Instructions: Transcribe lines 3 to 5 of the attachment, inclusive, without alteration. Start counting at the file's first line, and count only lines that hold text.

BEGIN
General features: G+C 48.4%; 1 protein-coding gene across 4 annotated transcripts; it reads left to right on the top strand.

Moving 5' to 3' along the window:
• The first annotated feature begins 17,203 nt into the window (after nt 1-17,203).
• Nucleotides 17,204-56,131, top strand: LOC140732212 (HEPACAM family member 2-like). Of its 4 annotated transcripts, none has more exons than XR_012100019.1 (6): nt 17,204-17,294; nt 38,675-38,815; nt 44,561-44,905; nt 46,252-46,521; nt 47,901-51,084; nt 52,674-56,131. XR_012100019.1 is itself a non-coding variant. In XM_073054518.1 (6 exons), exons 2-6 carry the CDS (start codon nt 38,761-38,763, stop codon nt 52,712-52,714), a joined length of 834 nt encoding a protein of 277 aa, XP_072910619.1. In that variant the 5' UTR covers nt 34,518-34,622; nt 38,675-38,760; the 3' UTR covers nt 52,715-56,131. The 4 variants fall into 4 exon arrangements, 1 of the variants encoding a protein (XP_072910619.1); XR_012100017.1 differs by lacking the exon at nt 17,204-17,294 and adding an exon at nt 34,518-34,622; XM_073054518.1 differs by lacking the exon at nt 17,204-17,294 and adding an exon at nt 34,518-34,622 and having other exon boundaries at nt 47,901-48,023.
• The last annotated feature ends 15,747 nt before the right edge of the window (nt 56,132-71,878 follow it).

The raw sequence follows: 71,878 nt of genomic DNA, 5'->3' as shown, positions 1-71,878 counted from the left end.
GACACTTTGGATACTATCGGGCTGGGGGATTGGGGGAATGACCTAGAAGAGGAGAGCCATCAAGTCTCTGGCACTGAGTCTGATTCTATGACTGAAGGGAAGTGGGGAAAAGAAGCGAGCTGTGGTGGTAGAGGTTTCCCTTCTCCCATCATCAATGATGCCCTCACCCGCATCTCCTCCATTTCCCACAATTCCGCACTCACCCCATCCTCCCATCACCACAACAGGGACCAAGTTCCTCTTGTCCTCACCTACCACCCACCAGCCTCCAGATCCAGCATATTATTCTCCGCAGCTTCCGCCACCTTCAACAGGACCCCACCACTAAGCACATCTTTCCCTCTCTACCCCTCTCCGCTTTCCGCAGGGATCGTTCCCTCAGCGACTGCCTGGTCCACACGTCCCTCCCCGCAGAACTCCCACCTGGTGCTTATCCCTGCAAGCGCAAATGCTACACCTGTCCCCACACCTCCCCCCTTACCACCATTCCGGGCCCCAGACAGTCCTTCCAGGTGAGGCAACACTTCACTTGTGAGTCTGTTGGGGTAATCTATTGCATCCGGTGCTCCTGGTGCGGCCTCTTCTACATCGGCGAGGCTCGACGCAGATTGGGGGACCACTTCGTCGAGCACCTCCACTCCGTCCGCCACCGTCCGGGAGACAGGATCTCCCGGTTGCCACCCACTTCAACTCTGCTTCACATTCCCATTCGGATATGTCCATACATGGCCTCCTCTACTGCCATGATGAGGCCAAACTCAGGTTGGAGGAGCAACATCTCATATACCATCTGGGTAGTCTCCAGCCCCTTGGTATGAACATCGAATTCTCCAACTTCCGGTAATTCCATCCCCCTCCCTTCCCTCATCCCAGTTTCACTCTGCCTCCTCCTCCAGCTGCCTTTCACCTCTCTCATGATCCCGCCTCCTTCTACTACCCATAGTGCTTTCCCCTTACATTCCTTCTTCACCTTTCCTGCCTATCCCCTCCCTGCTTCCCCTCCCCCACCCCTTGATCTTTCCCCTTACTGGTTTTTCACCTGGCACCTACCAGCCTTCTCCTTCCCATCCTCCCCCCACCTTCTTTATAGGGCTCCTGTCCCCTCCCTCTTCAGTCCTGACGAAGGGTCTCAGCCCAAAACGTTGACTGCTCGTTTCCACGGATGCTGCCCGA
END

• The first annotated feature begins 17,203 nt into the window (after nt 1-17,203).
• Nucleotides 17,204-56,131, top strand: LOC140732212 (HEPACAM family member 2-like). Of its 4 annotated transcripts, none has more exons than XR_012100019.1 (6): nt 17,204-17,294; nt 38,675-38,815; nt 44,561-44,905; nt 46,252-46,521; nt 47,901-51,084; nt 52,674-56,131. XR_012100019.1 is itself a non-coding variant. In XM_073054518.1 (6 exons), exons 2-6 carry the CDS (start codon nt 38,761-38,763, stop codon nt 52,712-52,714), a joined length of 834 nt encoding a protein of 277 aa, XP_072910619.1. In that variant the 5' UTR covers nt 34,518-34,622; nt 38,675-38,760; the 3' UTR covers nt 52,715-56,131. The 4 variants fall into 4 exon arrangements, 1 of the variants encoding a protein (XP_072910619.1); XR_012100017.1 differs by lacking the exon at nt 17,204-17,294 and adding an exon at nt 34,518-34,622; XM_073054518.1 differs by lacking the exon at nt 17,204-17,294 and adding an exon at nt 34,518-34,622 and having other exon boundaries at nt 47,901-48,023.
• The last annotated feature ends 15,747 nt before the right edge of the window (nt 56,132-71,878 follow it).